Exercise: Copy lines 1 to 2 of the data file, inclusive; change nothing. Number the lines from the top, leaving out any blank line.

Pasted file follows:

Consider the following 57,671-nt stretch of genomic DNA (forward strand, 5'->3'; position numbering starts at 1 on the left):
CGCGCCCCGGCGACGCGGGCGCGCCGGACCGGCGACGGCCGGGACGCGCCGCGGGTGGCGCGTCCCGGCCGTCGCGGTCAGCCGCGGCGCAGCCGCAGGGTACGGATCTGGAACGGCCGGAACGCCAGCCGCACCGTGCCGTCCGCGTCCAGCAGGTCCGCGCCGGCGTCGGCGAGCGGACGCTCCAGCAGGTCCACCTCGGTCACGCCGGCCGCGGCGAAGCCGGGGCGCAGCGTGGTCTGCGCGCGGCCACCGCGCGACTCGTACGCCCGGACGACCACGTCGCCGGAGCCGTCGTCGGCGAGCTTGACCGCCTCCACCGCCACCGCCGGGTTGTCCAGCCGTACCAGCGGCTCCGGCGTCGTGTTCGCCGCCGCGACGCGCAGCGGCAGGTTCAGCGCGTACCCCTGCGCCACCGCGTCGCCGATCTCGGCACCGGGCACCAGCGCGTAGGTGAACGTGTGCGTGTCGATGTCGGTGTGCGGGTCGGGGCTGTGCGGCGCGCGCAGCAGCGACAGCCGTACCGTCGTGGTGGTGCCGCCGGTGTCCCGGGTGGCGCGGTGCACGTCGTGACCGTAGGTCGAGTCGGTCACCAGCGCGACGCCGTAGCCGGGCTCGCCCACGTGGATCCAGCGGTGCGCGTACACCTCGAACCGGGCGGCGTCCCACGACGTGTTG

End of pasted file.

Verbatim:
Consider the following 57,671-nt stretch of genomic DNA (forward strand, 5'->3'; position numbering starts at 1 on the left):
CGCGCCCCGGCGACGCGGGCGCGCCGGACCGGCGACGGCCGGGACGCGCCGCGGGTGGCGCGTCCCGGCCGTCGCGGTCAGCCGCGGCGCAGCCGCAGGGTACGGATCTGGAACGGCCGGAACGCCAGCCGCACCGTGCCGTCCGCGTCCAGCAGGTCCGCGCCGGCGTCGGCGAGCGGACGCTCCAGCAGGTCCACCTCGGTCACGCCGGCCGCGGCGAAGCCGGGGCGCAGCGTGGTCTGCGCGCGGCCACCGCGCGACTCGTACGCCCGGACGACCACGTCGCCGGAGCCGTCGTCGGCGAGCTTGACCGCCTCCACCGCCACCGCCGGGTTGTCCAGCCGTACCAGCGGCTCCGGCGTCGTGTTCGCCGCCGCGACGCGCAGCGGCAGGTTCAGCGCGTACCCCTGCGCCACCGCGTCGCCGATCTCGGCACCGGGCACCAGCGCGTAGGTGAACGTGTGCGTGTCGATGTCGGTGTGCGGGTCGGGGCTGTGCGGCGCGCGCAGCAGCGACAGCCGTACCGTCGTGGTGGTGCCGCCGGTGTCCCGGGTGGCGCGGTGCACGTCGTGACCGTAGGTCGAGTCGGTCACCAGCGCGACGCCGTAGCCGGGCTCGCCCACGTGGATCCAGCGGTGCGCGTACACCTCGAACCGGGCGGCGTCCCACGACGTGTTG